By Wendy Gan
In the summer of 2012, the School of English will be making its move to the new centennial campus. Planning for the new Faculty of Arts building began as far back as 2007 and the Faculty committee, helmed by Dr. Greg Thomas of Fine Arts, has been working steadily over these years to ensure that we are all provided with the space and the facilities that we have always wanted. Though for many of us, leaving the Main Building with its gracious courtyards, its history and the charm of its period detailing will be a wrench, the move to the new campus will undoubtedly bring us the space we need to grow and much-improved facilities.
The new Faculty building is not elaborate in design but it will boast double-height sky gardens on the staircases on each side of the building. These I think will prove popular with students and staff in need of a moment of quiet and perhaps inspiration. The School of English will be spread over two floors, sharing each floor with the School of Chinese. One of the immediate benefits of the move will be the increase in the number of staff offices we have, which will enable us to house our floating population of visiting professors and postdoctoral fellows more comfortably. Our postgraduates will no longer be scattered across the campus in small, make-shift offices but will have their own postgraduate study room, complete with a meeting room and a small lounge and pantry. This, we are confident, will foster a greater sense of community and belonging amongst them. There will be a dedicated creative writing room for intimate readings from resident and visiting creative writers. The room too will be for the use of our creative writing students, both undergraduate and postgraduate, to linger and mingle with one another. We will also have space for an editorial office that will enable us to consider expanding the journals we host and publish, such as Yuan Yang, our creative writing journal and, in the past, Critical Zone, a joint effort between Nanjing University, the celebrated US-based journal boundary 2 and ourselves.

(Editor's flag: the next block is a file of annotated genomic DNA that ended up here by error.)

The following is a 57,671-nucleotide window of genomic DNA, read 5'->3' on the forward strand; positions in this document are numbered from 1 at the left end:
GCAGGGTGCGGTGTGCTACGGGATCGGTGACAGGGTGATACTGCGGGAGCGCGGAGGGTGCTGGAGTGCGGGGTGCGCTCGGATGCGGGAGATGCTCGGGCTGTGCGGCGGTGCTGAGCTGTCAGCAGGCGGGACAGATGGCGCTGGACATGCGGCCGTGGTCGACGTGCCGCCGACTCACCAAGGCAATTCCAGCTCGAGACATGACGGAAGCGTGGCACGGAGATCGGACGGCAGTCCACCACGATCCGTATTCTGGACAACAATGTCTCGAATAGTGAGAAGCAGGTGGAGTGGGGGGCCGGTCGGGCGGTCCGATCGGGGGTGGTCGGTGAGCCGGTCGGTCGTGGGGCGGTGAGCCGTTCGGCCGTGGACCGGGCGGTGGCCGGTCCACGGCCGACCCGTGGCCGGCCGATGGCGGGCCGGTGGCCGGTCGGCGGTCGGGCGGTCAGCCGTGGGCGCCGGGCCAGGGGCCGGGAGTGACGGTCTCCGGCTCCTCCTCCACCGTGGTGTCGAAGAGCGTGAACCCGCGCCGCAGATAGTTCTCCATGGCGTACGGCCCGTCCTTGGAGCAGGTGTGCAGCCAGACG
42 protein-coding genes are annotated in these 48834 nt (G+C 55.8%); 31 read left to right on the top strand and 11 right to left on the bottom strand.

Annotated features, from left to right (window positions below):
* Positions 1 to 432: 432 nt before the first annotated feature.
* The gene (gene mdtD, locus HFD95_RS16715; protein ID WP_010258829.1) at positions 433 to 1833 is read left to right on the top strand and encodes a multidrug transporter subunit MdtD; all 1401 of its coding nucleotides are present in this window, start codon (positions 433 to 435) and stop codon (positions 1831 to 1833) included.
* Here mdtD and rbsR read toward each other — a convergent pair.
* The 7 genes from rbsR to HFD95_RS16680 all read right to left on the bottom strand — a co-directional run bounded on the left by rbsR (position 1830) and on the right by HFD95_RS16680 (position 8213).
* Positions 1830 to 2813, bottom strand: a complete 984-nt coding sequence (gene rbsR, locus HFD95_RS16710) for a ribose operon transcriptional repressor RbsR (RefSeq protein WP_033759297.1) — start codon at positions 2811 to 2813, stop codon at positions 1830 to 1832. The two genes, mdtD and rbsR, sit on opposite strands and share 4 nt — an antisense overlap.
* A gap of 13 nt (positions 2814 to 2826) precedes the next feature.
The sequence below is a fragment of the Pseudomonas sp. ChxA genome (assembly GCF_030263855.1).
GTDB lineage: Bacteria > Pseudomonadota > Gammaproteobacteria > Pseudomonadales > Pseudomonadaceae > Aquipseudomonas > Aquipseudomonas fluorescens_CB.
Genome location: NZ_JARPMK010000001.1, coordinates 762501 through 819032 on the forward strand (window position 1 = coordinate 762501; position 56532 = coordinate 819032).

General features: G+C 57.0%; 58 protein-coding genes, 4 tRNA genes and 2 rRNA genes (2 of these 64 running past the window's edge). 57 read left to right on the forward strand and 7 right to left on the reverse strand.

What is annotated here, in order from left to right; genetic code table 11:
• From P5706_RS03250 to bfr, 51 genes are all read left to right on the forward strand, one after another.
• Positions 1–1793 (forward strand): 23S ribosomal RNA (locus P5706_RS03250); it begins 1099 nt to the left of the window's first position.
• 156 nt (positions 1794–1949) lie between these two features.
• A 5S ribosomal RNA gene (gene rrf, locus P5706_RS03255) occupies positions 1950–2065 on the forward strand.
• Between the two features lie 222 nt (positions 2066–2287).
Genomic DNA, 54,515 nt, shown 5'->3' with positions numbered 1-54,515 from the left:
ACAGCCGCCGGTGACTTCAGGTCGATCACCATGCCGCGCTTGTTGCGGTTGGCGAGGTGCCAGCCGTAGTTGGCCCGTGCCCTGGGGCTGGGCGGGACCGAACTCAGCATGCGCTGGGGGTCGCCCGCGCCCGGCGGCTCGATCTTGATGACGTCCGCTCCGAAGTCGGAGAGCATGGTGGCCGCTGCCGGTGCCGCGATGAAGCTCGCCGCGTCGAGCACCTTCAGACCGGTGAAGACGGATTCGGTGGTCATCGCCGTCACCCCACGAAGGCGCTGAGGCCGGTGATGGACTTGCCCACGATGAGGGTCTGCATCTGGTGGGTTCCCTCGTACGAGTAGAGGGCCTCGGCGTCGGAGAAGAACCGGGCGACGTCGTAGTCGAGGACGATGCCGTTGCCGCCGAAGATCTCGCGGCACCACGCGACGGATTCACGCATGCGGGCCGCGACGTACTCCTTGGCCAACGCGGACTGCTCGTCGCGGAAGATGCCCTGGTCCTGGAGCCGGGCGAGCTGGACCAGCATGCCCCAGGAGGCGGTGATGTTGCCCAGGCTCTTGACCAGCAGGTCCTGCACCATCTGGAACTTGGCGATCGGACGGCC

In particular, there are two spaces that we will be looking forward to immensely in our new premises. The first is our seminar room. Situated at the corner of the building with windows on two sides, it promises to be light-filled space with views overlooking the new campus and hopefully, we will also be able to catch a sliver of the sea. The second space is a much eagerly awaited for drama studio. One of the clear benefits of this move to the centennial campus will be that, for the first time in a long while, we will have the use of a small but custom-built black box theatre in the lower ground floor of the Arts Faculty building. The architects, working in consultation with Dr. Page Richards, have designed a classroom that can convert into a drama studio with special hydrolic stage panels to create varied acting spaces and a catwalk installed above for professional lighting. We are anticipating that the tradition of HKU English drama performances will be revived very soon and we will hope to see some of you at these performances to come. It will indeed be a fitting way to welcome the spirit of the old Department of English into its new home.
More information on the new campus here: http://www3.hku.hk/cecampus/eng/index.php
Dr Wendy Gan is Associate Professor in the School of English. She is the School’s representative on the Faculty Committee for the new campus accommodation.